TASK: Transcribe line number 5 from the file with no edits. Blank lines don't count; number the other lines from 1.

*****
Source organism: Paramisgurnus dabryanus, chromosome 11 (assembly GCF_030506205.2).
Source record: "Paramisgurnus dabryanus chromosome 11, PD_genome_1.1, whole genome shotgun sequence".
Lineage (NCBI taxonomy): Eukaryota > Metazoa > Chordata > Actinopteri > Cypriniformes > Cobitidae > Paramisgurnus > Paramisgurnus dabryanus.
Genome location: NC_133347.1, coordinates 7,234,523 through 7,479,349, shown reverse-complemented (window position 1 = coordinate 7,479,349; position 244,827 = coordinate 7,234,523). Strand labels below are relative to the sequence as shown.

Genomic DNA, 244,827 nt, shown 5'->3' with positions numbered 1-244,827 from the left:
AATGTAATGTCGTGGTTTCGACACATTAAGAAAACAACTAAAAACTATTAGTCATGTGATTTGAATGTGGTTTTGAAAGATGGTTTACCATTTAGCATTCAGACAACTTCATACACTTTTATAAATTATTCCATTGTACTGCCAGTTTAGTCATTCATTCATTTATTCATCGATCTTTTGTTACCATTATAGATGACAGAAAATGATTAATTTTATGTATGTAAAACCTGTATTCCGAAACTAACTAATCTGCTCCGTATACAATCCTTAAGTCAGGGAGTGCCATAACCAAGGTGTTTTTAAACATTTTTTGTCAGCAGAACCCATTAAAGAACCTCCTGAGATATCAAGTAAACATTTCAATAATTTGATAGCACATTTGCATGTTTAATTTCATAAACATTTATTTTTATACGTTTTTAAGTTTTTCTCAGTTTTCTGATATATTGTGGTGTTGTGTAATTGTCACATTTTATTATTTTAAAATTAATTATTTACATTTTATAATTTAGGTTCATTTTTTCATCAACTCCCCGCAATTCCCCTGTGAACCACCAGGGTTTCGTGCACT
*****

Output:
Genomic DNA, 244,827 nt, shown 5'->3' with positions numbered 1-244,827 from the left: